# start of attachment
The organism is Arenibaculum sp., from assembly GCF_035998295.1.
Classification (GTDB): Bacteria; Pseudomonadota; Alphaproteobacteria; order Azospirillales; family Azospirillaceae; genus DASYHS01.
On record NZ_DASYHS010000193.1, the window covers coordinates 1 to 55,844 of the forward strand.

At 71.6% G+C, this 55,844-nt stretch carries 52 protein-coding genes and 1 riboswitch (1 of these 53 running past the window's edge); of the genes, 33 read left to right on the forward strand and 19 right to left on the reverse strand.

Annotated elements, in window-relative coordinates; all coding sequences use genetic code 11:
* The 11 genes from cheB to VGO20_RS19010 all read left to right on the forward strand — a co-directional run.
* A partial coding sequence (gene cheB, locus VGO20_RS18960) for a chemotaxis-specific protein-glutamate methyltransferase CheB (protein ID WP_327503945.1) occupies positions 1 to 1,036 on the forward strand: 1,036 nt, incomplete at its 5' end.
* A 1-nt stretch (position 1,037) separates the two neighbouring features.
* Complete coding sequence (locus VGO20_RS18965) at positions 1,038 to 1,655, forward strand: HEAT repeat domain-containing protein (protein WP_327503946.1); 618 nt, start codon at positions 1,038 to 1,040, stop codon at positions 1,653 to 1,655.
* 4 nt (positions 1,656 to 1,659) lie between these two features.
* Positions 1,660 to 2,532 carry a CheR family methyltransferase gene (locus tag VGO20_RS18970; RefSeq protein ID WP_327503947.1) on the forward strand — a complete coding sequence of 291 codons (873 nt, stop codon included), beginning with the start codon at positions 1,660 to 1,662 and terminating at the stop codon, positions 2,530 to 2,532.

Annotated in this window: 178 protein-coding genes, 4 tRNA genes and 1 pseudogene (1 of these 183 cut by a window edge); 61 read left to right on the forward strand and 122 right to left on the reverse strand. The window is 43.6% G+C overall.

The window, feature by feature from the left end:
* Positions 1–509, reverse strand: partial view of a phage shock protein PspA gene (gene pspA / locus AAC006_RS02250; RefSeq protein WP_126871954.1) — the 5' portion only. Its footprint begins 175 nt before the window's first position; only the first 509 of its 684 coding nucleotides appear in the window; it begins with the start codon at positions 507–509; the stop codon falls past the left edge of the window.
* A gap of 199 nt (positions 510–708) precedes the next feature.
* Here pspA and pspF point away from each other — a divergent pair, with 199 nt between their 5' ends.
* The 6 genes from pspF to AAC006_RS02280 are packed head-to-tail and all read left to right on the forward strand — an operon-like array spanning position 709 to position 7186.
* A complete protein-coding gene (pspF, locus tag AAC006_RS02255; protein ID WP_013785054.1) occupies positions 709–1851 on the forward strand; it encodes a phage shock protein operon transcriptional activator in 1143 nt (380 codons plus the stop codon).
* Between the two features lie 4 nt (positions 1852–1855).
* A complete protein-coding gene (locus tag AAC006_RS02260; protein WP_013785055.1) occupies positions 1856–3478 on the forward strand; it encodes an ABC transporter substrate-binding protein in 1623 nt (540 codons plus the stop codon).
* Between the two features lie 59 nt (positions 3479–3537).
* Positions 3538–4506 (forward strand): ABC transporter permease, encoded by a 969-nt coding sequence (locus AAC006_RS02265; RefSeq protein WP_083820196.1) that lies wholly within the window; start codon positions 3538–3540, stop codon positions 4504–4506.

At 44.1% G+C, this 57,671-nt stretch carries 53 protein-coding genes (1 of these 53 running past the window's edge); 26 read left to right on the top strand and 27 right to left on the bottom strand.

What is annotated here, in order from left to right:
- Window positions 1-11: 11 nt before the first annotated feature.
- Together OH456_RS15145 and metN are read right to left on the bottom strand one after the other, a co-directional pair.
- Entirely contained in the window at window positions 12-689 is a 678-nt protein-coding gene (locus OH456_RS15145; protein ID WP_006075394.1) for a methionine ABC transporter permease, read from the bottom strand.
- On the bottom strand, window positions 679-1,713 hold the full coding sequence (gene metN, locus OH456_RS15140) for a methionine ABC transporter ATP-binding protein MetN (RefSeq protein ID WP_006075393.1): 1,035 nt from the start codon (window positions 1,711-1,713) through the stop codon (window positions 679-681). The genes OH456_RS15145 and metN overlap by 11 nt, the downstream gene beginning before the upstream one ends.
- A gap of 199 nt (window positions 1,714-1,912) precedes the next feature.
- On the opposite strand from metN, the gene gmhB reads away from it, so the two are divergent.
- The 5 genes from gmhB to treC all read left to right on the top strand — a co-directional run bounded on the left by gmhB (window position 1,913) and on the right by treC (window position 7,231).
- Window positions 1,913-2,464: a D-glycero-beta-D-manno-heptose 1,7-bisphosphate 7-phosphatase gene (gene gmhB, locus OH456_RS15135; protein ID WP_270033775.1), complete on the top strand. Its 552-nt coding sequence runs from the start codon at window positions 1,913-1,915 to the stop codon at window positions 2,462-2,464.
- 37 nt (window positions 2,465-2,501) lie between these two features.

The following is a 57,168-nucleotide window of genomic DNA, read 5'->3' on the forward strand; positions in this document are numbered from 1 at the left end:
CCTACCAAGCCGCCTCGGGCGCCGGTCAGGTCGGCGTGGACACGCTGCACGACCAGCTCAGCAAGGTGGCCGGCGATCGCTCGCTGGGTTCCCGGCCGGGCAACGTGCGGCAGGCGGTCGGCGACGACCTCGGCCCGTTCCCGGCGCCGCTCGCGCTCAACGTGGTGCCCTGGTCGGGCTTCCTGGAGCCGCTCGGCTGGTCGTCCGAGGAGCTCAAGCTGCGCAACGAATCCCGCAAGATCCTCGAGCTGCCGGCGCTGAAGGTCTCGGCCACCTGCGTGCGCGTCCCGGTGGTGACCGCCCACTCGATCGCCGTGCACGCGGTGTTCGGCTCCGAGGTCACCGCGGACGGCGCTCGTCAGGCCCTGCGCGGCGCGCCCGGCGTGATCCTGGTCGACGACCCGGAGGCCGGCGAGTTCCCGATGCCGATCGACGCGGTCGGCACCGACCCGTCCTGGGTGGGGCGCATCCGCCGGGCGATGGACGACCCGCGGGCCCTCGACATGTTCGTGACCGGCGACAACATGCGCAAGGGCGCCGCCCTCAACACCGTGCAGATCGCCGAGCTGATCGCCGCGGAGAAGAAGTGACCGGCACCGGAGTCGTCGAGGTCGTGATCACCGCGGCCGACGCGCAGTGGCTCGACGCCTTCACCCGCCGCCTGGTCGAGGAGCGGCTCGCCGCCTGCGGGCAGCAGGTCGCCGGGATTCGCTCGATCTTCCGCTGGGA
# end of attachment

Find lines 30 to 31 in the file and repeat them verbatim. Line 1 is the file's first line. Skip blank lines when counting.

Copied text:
- On the opposite strand from metN, the gene gmhB reads away from it, so the two are divergent.
- The 5 genes from gmhB to treC all read left to right on the top strand — a co-directional run bounded on the left by gmhB (window position 1,913) and on the right by treC (window position 7,231).